CHRDI strongly condemns the move to monitor and possibly block access and usage of social media and considers the order as unjustifiable, unlawful and inexcusable.
We call upon the government to recognise that the 1991 constitution makes parliament the sole law making body in the country and that no law exists in our law books that regulates the use of social media.
Therefore the issue of an executive order on the use of social media by an ordinary appointed Ministry official without the consent of parliament is unlawful and in excess of the powers given to the Executive in the 1991 constitution.
We also wish to remind the Sierra Leone Communications Commission of its mandate to provide an enabling environment for access to the Internet and not work in the contrary.
We believe that the attempt to order mobile networks to block social media when there are no justifiable circumstances that warrant it is aimed at curtailing Internet freedoms.
Article 19 of the Universal Declaration of Human rights clearly states that; “Everyone has the right to freedom of opinion and expression; this right includes freedom to hold opinions without interference and to seek, receive and impart information and ideas through any media and regardless of frontiers.”
The above should be read in line with the 1991 constitution of the Republic of Sierra Leone under Chapter 3 section 25 that provide Protection of Freedom of Expression and the Press, (section 25-1): (1)” Except with his own consent, no person shall be hindered in the enjoyment of his freedom of expression, and for the purpose of this section the said freedom includes the freedom to hold opinions and to receive and impart ideas and information without interference, freedom from interference with his correspondence, freedom to own, establish and operate any medium for the dissemination of information, ideas and opinions, and academic freedom in institutions of learning”.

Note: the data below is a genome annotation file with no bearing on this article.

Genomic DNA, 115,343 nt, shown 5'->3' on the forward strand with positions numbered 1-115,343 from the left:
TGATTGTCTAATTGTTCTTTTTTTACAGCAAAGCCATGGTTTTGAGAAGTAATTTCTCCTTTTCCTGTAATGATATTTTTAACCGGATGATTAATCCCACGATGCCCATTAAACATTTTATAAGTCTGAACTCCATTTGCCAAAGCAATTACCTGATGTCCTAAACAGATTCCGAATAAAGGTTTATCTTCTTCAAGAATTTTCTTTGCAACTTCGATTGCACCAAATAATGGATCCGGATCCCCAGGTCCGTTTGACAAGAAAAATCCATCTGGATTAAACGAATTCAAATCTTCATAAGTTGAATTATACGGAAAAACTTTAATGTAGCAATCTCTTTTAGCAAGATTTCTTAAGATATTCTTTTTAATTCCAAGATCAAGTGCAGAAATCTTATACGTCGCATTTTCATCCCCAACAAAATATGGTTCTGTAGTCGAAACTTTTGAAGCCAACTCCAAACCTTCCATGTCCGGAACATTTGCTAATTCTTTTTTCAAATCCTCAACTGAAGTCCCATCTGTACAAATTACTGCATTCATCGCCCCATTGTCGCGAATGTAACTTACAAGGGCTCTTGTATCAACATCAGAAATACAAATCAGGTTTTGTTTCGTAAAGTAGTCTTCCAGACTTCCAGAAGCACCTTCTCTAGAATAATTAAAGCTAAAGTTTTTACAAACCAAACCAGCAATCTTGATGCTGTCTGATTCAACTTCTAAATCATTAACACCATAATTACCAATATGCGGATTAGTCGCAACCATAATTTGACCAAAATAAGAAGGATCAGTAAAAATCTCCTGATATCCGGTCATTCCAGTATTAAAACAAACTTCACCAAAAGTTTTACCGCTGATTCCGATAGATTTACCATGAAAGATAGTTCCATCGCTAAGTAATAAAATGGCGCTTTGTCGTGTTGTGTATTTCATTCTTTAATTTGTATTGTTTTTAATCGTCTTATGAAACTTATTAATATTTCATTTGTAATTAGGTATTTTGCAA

This Political interference in the use of the Internet is unjustified and an unlawful. Any behaviour seeking to control the use of the Internet now will have terrifying effects on how citizens use the internet and exercise their online freedoms in future.
Any action intended to protect national security has got to be justified without necessarily using national security as a conduit to undermine the enjoyment of online rights and freedoms guaranteed by the constitution.
The United Nations Human Rights Council resolution affirms that internet freedom is a basic human right and that people have the right to freedom of expression on the internet.
Sierra Leone is one of the poorest countries in the world and falls within the category of countries who still need to do more to create access to the internet for a huge chunk of its citizens through the establishment of the necessary infrastructure and online security.
In pursuance of our avowed goals of ensuring that Human Rights are not unduly violated, Campaign for Human Rights and Development International wishes to make the following specific recommendations;
1. Refrain from impeding the rights of citizens to enjoy their constitutional right of freedom of expression and to enact measures that promote the use of Internet and privacy of citizens online.
2. Enact a privacy and data protection bill into law to prevent further cases of data misuse
3. Government should investigate cases of inhuman and degrading treatment of online activists and ensure errant officers are punished.
4. Government should desist from compromising the independence of state institutions.
5. Bridge the knowledge gap by making Internet accessible to all including women, young people and the rural populace.
6. Bridge the rural-urban digital divide through connecting rural areas and strengthening the national backbone.
7. Strengthen the independence of the Judiciary and avoid any perception of interference in the work of the judiciary.
*Note:* Campaign for Human Rights and Development International (CHRDI) is a Rights based social-policy advocacy Organisation. We Draw attention to the responsibility of duty-bearers to uphold human rights, and seek to support rights-holders to claim their rights. CHRDI is in Special Consultative Status to the United Nations Economic and Social Council and accredited to many UN Agencies.
ABDUL M FATOMA ( Chief Executive CHRDI )
©CHRDI-HUMAN RIGHTS AND POLICY BRIEF